Tag Archives: marinara

So good it jumps into your mouth

Want to know why Europe was so crazy over New World vegetables? How about some marinara sauce on your pasta? ‘Marinara’ means ‘how the sailors make it.’ I like it because you can whip up a great sauce in the same time your pasta cooks.

As soon as you enter the house—DON’T EVEN TAKE YOUR COAT OFF YET—put a pot of water on to boil.

Chop a clove of garlic into little pieces. Pour a tablespoon of vegetable oil into a medium-hot skillet, then brown the garlic. I like onions, so I chop maybe a quarter cup of onions and throw them in the skillet and cook them until they’re brown/translucent (kind of clear). When the water boils, put pasta in the pot. Grab 4-5 tomatoes—use Roma tomatoes if you can get ‘em, even better out of your garden—chop them into sixths and throw them into the skillet (they should sizzle!) and cook them down for 10 minutes. Add salt, pepper and a fresh basil leaf.

Drain your pasta (put your plate under the colander so the water heats it up), put the pasta on the plate, drizzle a little olive oil onto it, pour the sauce onto the pasta, grate some parmigiano cheese on top. Boom! Done. Buon appetito!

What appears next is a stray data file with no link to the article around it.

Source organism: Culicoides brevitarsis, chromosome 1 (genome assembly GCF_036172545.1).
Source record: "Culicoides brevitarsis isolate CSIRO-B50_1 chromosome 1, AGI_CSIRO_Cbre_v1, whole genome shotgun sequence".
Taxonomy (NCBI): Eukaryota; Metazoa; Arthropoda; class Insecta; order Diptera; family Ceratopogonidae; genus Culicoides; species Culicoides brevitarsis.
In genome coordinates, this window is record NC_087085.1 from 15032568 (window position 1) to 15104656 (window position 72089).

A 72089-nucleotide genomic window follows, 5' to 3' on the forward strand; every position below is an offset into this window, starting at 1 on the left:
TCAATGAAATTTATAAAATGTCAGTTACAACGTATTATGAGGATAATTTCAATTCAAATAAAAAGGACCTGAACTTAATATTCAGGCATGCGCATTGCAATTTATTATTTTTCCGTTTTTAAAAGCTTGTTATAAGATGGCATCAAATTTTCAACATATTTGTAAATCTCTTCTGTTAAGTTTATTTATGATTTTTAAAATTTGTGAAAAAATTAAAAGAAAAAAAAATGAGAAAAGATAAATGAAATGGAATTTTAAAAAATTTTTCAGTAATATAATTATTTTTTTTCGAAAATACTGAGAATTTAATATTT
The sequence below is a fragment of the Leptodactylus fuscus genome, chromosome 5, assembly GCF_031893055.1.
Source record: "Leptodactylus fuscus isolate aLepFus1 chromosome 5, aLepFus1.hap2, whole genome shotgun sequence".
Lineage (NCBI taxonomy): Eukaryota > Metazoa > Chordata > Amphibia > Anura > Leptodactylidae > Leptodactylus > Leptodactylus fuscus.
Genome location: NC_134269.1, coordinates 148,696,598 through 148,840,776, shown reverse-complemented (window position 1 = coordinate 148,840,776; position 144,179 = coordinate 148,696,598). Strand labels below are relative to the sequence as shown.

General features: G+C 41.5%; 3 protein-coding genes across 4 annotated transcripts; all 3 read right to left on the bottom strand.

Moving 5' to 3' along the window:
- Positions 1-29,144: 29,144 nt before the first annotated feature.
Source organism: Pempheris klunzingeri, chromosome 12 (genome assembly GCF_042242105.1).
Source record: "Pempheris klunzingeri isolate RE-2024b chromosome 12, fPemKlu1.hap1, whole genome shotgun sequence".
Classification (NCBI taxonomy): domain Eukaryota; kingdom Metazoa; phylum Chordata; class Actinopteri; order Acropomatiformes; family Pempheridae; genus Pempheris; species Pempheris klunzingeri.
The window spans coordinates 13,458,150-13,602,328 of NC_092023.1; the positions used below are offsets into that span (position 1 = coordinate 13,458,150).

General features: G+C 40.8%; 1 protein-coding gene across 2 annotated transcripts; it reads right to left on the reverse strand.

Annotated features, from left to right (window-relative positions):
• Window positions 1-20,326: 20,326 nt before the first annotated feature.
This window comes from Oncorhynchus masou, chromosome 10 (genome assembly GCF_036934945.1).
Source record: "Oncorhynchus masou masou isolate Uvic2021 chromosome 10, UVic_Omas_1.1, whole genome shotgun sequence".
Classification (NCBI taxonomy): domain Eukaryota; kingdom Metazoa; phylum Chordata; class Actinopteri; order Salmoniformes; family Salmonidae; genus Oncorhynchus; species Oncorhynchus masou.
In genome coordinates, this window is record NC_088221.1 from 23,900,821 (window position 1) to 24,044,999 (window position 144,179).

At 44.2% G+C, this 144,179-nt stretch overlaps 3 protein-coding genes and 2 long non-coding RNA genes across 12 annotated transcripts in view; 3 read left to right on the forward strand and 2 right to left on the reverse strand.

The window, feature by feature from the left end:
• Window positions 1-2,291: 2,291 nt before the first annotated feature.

Next time Nonna makes big sauce, thank Columbus

The thing about Christopher Columbus: he was the European navigator who discovered the New World, but it’s not clear that he knew he discovered the New World. At least, it must have been nearly impossible to recognize how big North and South America are. It looks like he may not have gotten as far north as Florida.

Christopher Columbus made four trips to the New World. His voyages were the beginning of what we call the Age of Exploration. European traders started asking, “What if the New World has even more or better stuff than China?” The New World had never-seen-before fruit and vegetables like tomatoes, potatoes, pineapples, peppers, pumpkins—and a new kind of poultry, the turkey. Chocolate and tobacco came from the New World. Europe wanted these new products as much as they’d wanted Chinese silk and spice. Remember that Columbus was sponsored by King Ferdinand and Queen Isabella. Spain became a major world power through her new source of trade. The Ottoman Empire no longer held all the cards.